The alternate first took us a mile and a half off the PCT to Muir Ranch. In the summer this ranch operates as a horse and pack ranch that people come to and stay in cabins for a few days and go on trail rides through the Sierras. It’s also a popular spot for hikers as it is a place we can send resupply packages. The only way in is by house or mule so you have to send packages in big barrels that cost $75 just to send. But due to all the snow this year, the ranch isn’t even open yet. We wandered down anyways, just to check it out, and were surprised to find a worker there. He told us he was prepping for the opening in a few weeks and told us all about the place. We wandered around a bit and stared in envy at all the warm looking cabins.
After lunch we continued on our alternate course which would take us nine miles to Florence Lake. The trail was basically a creek, so we spent the afternoon running over little bridges and logs, rock-hopping over creeks, and trying not to get soaked in wet meadows.
We hiked along the lake into the evening, crossing more creeks and getting attacked by mosquitos. Trying to cross a fast creek, while also trying to kill the hundred mosquitos that are on you at the same time is no easy task.
Once again, our path was full of water.
We got some good views of the lake and finally made it to the campground a little after six.
It was our first twenty-mile day in a while, and we were definitely feeling it. The campground and resort are closed still, so noone is here. But it’s great to have portapotties and a trash can to throw our trash away. The mosquitos are horrible so we put our tent up, got dressed in all our long clothes, and doused ourselves with mosquito spray before eating. And they still managed to bite us through our socks.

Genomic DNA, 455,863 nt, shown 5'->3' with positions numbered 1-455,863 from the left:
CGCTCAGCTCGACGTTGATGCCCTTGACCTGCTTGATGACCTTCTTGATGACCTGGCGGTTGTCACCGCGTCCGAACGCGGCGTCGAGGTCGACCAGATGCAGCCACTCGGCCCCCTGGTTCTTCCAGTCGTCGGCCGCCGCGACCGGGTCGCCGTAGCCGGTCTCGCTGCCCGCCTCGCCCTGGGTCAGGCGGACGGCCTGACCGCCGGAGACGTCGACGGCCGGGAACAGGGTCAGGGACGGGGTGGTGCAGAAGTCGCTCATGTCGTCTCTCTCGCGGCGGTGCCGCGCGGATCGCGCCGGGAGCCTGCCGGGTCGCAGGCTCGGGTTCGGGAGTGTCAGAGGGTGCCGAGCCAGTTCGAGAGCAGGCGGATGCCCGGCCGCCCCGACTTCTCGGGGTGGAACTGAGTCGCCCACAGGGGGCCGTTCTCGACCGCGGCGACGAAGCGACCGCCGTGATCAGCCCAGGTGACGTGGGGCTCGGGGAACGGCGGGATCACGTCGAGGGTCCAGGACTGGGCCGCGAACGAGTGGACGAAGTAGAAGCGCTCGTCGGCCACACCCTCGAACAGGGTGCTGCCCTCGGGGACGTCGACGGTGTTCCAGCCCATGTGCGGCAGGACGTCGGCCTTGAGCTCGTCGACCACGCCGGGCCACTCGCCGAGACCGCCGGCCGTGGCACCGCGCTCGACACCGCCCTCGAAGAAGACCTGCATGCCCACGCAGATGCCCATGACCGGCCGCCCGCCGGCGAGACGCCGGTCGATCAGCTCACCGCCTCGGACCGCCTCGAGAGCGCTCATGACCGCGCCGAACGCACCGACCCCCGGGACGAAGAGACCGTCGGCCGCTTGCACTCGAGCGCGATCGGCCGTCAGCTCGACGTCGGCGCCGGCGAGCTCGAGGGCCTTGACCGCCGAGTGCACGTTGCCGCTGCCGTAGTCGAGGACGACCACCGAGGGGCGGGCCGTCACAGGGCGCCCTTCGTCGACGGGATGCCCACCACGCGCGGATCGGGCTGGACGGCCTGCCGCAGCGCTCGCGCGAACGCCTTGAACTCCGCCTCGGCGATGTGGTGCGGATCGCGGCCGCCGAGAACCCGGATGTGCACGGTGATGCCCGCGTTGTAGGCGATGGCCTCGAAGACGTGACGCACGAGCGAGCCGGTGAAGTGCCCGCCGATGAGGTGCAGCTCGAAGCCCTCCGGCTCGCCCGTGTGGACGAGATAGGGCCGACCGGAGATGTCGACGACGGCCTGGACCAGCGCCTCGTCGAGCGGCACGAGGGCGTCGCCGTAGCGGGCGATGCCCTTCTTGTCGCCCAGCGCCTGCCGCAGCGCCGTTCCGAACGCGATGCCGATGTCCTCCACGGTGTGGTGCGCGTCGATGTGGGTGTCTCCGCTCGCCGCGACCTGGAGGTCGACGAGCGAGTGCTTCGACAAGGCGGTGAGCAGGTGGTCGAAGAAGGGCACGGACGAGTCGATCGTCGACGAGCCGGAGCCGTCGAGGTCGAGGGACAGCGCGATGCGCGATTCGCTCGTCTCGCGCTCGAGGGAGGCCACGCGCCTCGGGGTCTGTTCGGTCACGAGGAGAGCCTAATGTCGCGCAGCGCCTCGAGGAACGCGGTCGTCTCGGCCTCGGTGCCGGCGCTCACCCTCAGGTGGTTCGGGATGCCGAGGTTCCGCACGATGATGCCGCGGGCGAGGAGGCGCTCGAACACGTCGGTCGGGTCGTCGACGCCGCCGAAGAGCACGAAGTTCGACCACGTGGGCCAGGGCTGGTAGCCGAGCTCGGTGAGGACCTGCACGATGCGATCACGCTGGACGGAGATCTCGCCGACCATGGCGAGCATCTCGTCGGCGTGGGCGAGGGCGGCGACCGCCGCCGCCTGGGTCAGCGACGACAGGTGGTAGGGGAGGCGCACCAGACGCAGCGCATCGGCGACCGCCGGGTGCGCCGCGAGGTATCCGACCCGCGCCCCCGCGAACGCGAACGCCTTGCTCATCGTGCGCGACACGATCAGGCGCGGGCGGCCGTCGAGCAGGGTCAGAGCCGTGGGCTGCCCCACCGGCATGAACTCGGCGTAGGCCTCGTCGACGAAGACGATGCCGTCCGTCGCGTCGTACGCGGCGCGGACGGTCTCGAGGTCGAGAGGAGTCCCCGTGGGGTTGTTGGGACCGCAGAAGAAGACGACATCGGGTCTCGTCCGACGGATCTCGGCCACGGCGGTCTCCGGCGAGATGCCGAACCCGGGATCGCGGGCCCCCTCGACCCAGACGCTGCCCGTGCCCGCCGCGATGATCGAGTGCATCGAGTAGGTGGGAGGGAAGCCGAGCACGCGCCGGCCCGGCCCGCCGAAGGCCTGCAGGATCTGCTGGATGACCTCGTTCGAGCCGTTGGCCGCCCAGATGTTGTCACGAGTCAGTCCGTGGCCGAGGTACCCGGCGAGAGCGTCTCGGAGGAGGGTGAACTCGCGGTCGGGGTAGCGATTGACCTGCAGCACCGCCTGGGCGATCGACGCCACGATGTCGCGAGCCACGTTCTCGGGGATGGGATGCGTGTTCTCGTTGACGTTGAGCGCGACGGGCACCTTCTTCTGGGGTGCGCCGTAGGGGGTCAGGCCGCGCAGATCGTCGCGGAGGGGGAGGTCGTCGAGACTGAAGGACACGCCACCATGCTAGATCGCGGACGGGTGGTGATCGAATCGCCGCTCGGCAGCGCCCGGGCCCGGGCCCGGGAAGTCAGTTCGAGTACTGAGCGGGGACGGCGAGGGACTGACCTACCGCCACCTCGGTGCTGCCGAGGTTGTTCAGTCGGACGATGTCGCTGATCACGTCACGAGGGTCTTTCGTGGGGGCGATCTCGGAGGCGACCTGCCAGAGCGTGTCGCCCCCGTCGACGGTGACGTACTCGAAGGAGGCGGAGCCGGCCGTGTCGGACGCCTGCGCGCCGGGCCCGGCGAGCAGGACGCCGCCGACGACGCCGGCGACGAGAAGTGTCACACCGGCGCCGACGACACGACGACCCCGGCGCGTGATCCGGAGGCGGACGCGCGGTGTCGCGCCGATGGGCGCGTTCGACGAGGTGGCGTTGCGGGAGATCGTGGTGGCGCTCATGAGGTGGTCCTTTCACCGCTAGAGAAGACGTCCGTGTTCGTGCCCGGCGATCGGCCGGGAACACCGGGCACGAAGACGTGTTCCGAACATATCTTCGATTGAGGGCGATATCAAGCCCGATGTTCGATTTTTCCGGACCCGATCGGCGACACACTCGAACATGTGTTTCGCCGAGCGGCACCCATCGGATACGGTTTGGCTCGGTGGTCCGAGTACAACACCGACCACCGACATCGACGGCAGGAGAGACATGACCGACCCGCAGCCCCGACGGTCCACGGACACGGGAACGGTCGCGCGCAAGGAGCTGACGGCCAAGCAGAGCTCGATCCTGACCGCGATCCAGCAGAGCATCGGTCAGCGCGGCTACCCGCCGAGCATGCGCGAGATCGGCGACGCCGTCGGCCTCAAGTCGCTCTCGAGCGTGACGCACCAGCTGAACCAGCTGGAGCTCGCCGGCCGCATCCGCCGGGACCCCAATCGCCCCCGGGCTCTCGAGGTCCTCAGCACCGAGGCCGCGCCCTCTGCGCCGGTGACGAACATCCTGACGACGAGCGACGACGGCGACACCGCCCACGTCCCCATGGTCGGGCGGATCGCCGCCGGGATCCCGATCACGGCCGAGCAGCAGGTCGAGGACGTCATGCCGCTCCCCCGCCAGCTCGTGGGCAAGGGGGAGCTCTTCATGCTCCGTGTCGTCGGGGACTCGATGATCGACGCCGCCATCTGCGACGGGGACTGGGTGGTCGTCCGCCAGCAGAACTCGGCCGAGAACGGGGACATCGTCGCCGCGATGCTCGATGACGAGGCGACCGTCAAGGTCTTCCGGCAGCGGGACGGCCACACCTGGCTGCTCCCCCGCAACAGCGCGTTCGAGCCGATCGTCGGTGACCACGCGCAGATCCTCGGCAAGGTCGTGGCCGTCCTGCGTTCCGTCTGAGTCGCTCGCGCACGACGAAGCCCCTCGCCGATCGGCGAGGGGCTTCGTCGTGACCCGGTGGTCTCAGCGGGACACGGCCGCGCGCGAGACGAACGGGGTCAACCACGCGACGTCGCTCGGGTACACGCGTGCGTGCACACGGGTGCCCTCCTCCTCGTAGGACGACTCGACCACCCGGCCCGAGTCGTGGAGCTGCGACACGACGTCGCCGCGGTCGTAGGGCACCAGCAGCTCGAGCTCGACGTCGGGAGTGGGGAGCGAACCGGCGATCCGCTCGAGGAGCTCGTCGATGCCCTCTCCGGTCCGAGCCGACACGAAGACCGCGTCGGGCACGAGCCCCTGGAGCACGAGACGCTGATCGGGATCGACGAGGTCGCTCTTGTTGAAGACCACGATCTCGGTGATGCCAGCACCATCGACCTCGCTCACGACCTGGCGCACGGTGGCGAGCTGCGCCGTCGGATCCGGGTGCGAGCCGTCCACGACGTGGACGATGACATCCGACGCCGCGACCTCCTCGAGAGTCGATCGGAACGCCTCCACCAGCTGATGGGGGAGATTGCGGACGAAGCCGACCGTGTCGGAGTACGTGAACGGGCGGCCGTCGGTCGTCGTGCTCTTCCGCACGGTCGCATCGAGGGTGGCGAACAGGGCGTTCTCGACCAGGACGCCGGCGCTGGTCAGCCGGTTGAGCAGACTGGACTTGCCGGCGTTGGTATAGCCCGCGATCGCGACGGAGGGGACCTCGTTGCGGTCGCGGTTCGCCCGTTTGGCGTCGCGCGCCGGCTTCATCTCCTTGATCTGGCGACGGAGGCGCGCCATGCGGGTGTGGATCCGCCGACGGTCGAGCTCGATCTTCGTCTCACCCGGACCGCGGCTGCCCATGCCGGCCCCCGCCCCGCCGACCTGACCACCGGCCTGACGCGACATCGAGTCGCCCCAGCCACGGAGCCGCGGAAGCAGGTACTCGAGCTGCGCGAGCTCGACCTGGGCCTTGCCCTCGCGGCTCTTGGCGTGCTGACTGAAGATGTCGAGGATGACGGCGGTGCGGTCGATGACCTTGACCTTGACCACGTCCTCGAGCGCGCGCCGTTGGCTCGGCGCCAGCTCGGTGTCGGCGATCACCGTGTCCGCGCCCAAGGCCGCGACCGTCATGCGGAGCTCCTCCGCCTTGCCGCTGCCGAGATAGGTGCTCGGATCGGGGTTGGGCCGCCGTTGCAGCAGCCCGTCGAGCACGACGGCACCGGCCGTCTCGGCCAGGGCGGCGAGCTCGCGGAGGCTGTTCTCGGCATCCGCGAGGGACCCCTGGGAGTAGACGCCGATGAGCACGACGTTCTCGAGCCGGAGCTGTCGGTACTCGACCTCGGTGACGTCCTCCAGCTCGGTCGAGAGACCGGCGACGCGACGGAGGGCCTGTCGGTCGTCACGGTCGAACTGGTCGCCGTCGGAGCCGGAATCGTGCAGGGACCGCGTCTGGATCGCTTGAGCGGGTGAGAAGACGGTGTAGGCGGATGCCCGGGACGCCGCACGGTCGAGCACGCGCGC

We enjoyed warm enough weather to comfortably eat outside and got to watch the sunset over the lake.
I was thinking about something today when I was hiking that I think is an important lesson I have learned or improved upon out here that can apply to hiking the PCT or to life. Sometimes things are hard or they hurt or are uncomfortable. Sometimes out here I’m freezing, or exhausted, or feel like my legs are going to fall off. But when things are rough I always just tell myself, time will pass. No matter how bad something might feel right now, it’s not going to last forever. There will be relief. Time will pass no matter what and things will change. I think it’s so important to remind ourselves that negative feelings we have are just that, feelings. And feelings change. They don’t define us all the time. And when you start being able to compartmentalize these feelings, you realize that you can control them instead of them being able to control you. You know it won’t last forever and you can change your outlook on your situation. This helps me to push through tough times when I don’t want to get out of my sleeping bag, hike up another hill, or through another freezing river. I remind myself that after awhile things will be easier. And then I do it. And they are.
Ok, enough late-night (9:30) ramblings. Time for bed and hopefully no sneaky mosquitos!